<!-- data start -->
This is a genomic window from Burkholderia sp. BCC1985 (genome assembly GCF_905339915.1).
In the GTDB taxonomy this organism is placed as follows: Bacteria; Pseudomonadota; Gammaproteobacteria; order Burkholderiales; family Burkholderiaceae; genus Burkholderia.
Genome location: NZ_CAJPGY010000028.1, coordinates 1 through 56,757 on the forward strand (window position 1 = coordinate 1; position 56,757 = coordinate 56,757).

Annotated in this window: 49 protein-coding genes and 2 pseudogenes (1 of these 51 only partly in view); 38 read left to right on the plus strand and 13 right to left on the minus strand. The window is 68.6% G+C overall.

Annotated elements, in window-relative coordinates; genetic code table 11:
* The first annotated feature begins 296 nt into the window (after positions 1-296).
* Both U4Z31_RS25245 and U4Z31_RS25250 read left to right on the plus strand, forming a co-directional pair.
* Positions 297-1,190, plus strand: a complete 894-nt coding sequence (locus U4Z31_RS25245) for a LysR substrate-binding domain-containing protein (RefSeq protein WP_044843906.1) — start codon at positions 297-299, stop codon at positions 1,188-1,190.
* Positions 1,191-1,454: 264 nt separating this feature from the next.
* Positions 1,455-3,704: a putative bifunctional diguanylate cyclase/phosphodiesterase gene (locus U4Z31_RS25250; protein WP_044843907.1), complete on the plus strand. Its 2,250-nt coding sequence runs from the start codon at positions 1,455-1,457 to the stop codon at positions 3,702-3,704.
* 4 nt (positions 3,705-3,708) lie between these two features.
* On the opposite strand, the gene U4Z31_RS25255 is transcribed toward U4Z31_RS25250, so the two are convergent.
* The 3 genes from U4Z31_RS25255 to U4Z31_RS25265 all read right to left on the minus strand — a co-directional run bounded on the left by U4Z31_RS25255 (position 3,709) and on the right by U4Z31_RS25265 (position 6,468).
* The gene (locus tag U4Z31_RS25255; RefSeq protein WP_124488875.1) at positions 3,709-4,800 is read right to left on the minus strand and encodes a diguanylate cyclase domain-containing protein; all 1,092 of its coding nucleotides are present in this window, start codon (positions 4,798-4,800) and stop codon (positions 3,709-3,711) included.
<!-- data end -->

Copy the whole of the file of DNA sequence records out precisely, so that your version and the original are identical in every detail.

This is a genomic window from Burkholderia sp. BCC1985 (genome assembly GCF_905339915.1).
In the GTDB taxonomy this organism is placed as follows: Bacteria; Pseudomonadota; Gammaproteobacteria; order Burkholderiales; family Burkholderiaceae; genus Burkholderia.
Genome location: NZ_CAJPGY010000028.1, coordinates 1 through 56,757 on the forward strand (window position 1 = coordinate 1; position 56,757 = coordinate 56,757).

Annotated in this window: 49 protein-coding genes and 2 pseudogenes (1 of these 51 only partly in view); 38 read left to right on the plus strand and 13 right to left on the minus strand. The window is 68.6% G+C overall.

Annotated elements, in window-relative coordinates; genetic code table 11:
* The first annotated feature begins 296 nt into the window (after positions 1-296).
* Both U4Z31_RS25245 and U4Z31_RS25250 read left to right on the plus strand, forming a co-directional pair.
* Positions 297-1,190, plus strand: a complete 894-nt coding sequence (locus U4Z31_RS25245) for a LysR substrate-binding domain-containing protein (RefSeq protein WP_044843906.1) — start codon at positions 297-299, stop codon at positions 1,188-1,190.
* Positions 1,191-1,454: 264 nt separating this feature from the next.
* Positions 1,455-3,704: a putative bifunctional diguanylate cyclase/phosphodiesterase gene (locus U4Z31_RS25250; protein WP_044843907.1), complete on the plus strand. Its 2,250-nt coding sequence runs from the start codon at positions 1,455-1,457 to the stop codon at positions 3,702-3,704.
* 4 nt (positions 3,705-3,708) lie between these two features.
* On the opposite strand, the gene U4Z31_RS25255 is transcribed toward U4Z31_RS25250, so the two are convergent.
* The 3 genes from U4Z31_RS25255 to U4Z31_RS25265 all read right to left on the minus strand — a co-directional run bounded on the left by U4Z31_RS25255 (position 3,709) and on the right by U4Z31_RS25265 (position 6,468).
* The gene (locus tag U4Z31_RS25255; RefSeq protein WP_124488875.1) at positions 3,709-4,800 is read right to left on the minus strand and encodes a diguanylate cyclase domain-containing protein; all 1,092 of its coding nucleotides are present in this window, start codon (positions 4,798-4,800) and stop codon (positions 3,709-3,711) included.